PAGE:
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Facebook must end its friendship with climate denial before COP26

Sean Buchan, campaigner at Stop Funding Heat, and lead writer of their new report On The Back Burner: How Facebook’s Inaction on Misinformation Fuels The Global Climate Crisis, explains the background to the campaign and says action is needed now.

Misinformation is on the rise – or at the very least, our awareness of it is. According to Google, the term ‘misinformation’ is 3 to 5 times as popular this year compared to just 3 years ago. There have been well covered instances of online misinformation, from Covid-19 denial to Q-Anon, but a more subtle, insidious threat is growing in the run up to COP26: the spread of climate misinformation.

Climate misinformation, also known as 'climate denial', is the practice of spreading falsehoods about how humans as a species are causing fast and irreversible damage to our climate. It includes a range of claims, from the non-sequiturs (“if the planet is warming, how come it’s cold outside?”) to policy delay (“why bother? China will never act”) to the ad hominem and conspiracy (“don’t trust climate scientists, they’re all crooked”).

This activity causes real harm: the latest climate communication science covers how seeing misinformation like this delays climate action and changes people’s behaviours. And believe it or not, there are people and organisations that willingly spread this information for their own gain, who have increasingly been finding a home on Facebook.

How one Facebook advert prompted a full-scale investigation

In mid-2020, a small group of volunteers at Stop Funding Heat noticed something strange on Facebook’s advertising platform. An advert from the thinktank Global Warming Policy Forum (GWPF) warned of “climate hysteria” and claimed to offer users “rational argument” and “the facts”.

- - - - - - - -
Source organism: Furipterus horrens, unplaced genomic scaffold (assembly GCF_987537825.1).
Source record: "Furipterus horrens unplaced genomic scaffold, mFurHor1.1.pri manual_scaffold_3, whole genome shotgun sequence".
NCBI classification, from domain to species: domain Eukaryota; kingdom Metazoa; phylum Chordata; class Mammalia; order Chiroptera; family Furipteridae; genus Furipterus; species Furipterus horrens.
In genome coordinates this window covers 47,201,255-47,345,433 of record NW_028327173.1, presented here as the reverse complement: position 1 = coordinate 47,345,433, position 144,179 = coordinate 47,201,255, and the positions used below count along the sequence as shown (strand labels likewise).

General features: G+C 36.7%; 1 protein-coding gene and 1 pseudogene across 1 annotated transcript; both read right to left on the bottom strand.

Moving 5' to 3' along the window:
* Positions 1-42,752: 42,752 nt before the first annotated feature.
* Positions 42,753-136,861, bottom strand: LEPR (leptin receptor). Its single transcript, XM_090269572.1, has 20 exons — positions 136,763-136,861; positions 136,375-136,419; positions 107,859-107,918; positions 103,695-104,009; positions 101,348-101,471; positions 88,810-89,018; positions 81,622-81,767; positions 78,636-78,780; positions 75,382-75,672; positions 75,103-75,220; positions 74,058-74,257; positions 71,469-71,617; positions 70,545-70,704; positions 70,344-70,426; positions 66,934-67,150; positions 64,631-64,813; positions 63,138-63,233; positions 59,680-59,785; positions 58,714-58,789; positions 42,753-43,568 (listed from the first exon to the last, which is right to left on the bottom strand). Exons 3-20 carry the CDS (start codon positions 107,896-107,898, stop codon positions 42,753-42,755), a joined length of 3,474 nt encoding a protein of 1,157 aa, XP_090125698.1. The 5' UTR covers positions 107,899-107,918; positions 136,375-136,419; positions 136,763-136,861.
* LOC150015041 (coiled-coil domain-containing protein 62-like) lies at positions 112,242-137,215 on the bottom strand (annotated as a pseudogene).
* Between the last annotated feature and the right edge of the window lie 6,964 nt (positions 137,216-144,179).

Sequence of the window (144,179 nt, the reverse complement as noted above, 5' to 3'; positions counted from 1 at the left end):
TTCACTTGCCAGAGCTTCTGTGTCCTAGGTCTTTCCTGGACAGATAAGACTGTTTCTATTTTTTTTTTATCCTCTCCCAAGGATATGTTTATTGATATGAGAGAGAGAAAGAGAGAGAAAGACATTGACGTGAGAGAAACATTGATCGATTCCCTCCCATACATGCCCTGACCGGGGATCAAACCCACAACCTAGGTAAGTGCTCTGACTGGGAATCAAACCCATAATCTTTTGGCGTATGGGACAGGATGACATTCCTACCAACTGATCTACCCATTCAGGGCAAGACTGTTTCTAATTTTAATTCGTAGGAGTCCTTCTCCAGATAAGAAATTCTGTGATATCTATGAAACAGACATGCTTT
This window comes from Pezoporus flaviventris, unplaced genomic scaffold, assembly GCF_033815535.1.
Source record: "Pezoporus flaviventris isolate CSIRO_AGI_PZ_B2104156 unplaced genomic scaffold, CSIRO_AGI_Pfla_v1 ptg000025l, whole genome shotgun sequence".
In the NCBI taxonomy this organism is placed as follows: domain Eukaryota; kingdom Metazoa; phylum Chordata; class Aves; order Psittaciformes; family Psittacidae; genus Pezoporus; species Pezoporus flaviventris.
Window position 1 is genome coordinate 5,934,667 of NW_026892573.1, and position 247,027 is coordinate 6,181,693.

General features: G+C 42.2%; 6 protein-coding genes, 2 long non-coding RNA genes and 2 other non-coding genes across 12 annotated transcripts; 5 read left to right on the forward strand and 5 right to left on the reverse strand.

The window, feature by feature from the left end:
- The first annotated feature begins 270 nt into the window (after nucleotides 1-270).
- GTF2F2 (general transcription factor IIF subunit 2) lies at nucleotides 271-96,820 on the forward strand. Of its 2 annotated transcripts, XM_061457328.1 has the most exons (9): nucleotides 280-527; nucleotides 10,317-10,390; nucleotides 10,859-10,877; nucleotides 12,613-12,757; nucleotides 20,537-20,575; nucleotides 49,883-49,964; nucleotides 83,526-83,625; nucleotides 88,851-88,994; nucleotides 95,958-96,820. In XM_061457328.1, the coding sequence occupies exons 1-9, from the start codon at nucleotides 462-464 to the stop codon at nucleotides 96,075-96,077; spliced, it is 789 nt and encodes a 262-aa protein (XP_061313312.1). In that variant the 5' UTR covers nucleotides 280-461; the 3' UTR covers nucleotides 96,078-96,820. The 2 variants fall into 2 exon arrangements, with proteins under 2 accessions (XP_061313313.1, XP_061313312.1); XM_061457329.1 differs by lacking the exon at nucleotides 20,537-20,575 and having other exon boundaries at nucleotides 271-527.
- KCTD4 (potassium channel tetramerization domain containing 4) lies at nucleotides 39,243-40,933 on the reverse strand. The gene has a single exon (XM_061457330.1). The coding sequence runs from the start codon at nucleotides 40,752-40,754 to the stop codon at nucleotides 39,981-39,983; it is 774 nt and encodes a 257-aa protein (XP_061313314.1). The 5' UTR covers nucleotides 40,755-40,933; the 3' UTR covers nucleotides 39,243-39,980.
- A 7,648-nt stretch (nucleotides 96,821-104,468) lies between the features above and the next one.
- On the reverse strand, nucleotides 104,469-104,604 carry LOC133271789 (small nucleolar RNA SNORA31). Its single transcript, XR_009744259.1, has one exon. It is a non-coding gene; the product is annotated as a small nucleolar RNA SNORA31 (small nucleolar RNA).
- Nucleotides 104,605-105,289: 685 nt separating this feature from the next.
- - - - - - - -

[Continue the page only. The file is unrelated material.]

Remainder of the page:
Image of people dressed in red clothes with white makeup
Image from one of GWPF’s adverts. See the full extent of GWPF’s climate misinformation on the Facebook ad library (

We were not surprised by the content: the GWPF is known for its climate denial. What did shock us, however, was Facebook’s role in receiving money to spread this content on its platform. Given Facebook’s purported alignment with climate change action, surely this is something it would condemn?

Further digging unearthed a Facebook Page called Eco Central, with no website or easy traceability, which was spreading even worse falsehoods. Following attention from national coverage, the page has since been deleted.

In November 2020, the first full study on climate misinformation on Facebook was released, by the thinktank InfluenceMap. It found 51 climate denial adverts promoted in the USA over a six-month period, with an estimated 6 million accounts reached. This time, the climate denial was more obvious than ever – calling climate change “a hoax” and directly contradicting the science.

Screenshots of two posts on Facebook about climate denial
Screenshots of Eco Central paid-of Facebook advert, and another paid-for climate denial advert from the USA.

While this was happening, Facebook was releasing blogs and press interviews about its commitment to climate change and tackling climate misinformation. At this point curiosity got the better of us and we launched an investigation of our own.

On The Back Burner report exposes Facebook’s inaction on climate denial

After months of pain-staking research, the full weight of evidence is now before us – and it’s worse than we first imagined:

  1. Climate misinformation is not mentioned once in Facebook’s public policies.

  2. Facebook’s existing misinformation policies – on hate speech, Covid-19, vaccines and elections – are poorly implemented, with loopholes that are regularly exploited by bad actors.